Fort Liberté was chosen during the previous administration for a port over two other northern locations. The area received the highest scores in a 2010 International Finance Corporation study because of its proximity to the sea, a new highway and industrial parks in the area, said Ary Naim, IFC country representative for Haiti and the Dominican Republic.
The north needs a port to sustain the huge investment opportunities that comes with the new park, Lamothe said.
Envisioned before the January 2010 earthquake, the 600-acre industrial park is a $300 million job creation package financed by the U.S. government and Inter-American Development Bank. Supporters have championed it as a model for rebuilding post-quake Haiti while environmentalists have criticized the current and previous Haitian governments for locating it on prime agriculture land at the mouth of the nearby Bay of Caracol, an endangered marine and mangrove-forest ecosystem.
As with the industrial park, there must be some place better for its location, Haiti environmentalist Jean Wiener said about Fort Liberté bay.
Wiener heads one of Haitis oldest and only environmental groups that focuses on coastal and marine resources management and protection. He has been pushing for the entire area that includes Fort Liberté and the Bay of Caracol to be turned into a protected marine area. He isnt surprised, he said, by the bays rich biodiversity of turtle grass, corals, mangroves and marine species.
Agreeing with Hodgson that the area with its old colonial French and Spanish forts is a unique environmental and cultural habitat, Wiener said Fort Liberté bay would be better served as a tourism attraction and managed costal and marine reserve.
The environmental issues confronting leaders are not unique to Haiti. In Florida, U.S. Army Corps of Engineers are currently relocating small endangered corals as part of a settlement with the state Department of Environmental Protection, Miami-Dade County and the Corps. The efforts are part of a settlement agreement with environmental groups, which contend that blasting and silt from the dredging in the Port of Miami will harm corals, sea grass beds and other marine life.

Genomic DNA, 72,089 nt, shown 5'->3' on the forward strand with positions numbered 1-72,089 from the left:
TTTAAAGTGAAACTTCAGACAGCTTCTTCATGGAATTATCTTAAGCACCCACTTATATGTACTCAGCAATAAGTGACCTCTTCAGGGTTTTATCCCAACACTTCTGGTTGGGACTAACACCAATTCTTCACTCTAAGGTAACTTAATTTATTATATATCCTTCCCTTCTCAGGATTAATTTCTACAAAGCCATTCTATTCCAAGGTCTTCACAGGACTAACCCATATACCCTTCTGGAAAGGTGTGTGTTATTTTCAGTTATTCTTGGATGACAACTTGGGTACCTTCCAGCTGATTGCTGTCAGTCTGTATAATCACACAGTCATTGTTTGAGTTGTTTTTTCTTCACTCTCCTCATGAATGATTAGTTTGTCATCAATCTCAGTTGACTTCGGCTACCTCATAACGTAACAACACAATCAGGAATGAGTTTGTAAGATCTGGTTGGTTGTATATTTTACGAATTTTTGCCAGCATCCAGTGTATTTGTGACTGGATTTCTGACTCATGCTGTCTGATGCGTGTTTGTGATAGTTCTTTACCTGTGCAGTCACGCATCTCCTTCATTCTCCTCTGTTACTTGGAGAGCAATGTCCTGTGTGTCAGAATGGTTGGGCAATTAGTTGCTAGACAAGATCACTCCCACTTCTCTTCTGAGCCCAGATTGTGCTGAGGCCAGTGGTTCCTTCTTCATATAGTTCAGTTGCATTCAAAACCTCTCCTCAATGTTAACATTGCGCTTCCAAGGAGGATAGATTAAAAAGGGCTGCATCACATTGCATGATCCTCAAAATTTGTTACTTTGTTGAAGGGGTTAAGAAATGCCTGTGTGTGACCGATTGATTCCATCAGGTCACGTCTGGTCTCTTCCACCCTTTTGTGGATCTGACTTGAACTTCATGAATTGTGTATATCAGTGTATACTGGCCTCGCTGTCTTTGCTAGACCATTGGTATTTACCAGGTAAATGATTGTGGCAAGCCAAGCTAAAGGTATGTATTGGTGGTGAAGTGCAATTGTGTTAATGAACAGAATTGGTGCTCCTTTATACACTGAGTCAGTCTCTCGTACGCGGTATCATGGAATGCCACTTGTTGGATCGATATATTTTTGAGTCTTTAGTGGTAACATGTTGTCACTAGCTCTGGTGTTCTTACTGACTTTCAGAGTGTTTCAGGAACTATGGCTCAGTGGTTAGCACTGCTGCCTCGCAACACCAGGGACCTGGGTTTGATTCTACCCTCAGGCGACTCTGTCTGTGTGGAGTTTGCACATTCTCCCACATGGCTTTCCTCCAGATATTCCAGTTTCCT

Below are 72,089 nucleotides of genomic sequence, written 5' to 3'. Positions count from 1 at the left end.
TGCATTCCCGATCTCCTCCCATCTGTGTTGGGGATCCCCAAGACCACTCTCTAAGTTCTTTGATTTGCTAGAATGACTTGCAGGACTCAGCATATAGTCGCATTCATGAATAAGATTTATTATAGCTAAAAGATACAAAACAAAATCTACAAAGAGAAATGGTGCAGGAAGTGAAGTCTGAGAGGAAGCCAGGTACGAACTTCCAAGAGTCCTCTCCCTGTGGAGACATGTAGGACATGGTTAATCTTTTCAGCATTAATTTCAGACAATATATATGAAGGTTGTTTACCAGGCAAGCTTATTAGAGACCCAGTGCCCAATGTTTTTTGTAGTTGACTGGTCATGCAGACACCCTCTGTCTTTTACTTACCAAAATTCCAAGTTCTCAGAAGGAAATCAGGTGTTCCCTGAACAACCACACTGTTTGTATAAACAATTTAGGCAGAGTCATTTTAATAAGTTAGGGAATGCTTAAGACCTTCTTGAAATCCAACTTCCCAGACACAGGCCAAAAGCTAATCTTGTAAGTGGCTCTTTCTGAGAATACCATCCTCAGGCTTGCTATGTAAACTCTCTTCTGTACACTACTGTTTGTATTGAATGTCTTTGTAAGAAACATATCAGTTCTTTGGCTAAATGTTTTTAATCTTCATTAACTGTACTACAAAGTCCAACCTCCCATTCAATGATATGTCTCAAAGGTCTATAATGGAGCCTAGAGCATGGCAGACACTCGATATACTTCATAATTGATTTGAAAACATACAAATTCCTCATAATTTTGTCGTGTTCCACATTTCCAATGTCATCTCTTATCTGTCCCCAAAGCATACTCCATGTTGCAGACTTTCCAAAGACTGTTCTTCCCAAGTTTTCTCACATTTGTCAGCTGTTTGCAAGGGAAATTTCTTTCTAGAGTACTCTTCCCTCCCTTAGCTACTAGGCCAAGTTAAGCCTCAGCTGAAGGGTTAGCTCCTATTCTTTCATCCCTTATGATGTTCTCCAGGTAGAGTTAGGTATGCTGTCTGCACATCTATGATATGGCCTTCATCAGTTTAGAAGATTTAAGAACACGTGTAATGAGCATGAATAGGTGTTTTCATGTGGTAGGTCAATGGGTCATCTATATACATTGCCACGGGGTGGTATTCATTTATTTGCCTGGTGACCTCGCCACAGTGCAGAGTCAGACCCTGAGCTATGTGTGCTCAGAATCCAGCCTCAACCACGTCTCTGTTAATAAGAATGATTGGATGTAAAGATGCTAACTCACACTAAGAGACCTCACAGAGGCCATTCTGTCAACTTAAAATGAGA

Experts say the parks success doesnt hinge on the construction of a new port. But with the current underutilized, underfunded Cap-Haitien port barely capable of handling more than a few hundred containers a month, Haiti would benefit greatly from a modern port capable of receiving tankers for a much-needed fuel depot in the region, and larger vessels with the ongoing expansion of the Panama Canal.
Haiti also stands to benefit economically by a new ports multiplier effect. Currently, the country is losing desperately needed revenue as the industrial parks main tenant, Korean manufacturing firm Sae-A, ships out of the neighboring Dominican Republic, whose nearby Port of Manzanillo is being pushed as an option if plans for the northern Haiti port falls through.
Fort Liberté was once the site of a thriving sisal plantation. But as demand for the fiber declined, the industry died. To survive, unemployed residents turned to the land, fishing barely matured fish out of the bays narrow channel and cutting the mangroves for charcoal and construction material.
If you dont build a port, you will come next year and there still will not be any lizards or coral reefs, said Gregory Brandt, a Port-au-Prince businessman who has been advocating since 1995 for the area to be transformed into a special economic zone with a modern port built on the bays western bank. Putting Haitians to work is the first thing to do to protect the environment.
Economist and Oxford University professor Paul Collier, who made headlines arguing that rebuilding Haitis garment assembly industry was a key to rebuilding the country, said: Youve got to see the environmental gains as well as environmental losses.
We know who is endangered in Haiti without looking under the stones to find the shy lizards. Its the people, said Collier. Its imperative to relocate as many Haitians by developing new centers of economic activities.
Collier said its hypocritical of people living in cities in the United States and elsewhere to expect Haiti to not build cities where people are productive.
There is massive environmental degradation across Haiti because too many people are desperately trying to get a living out of the country, he said.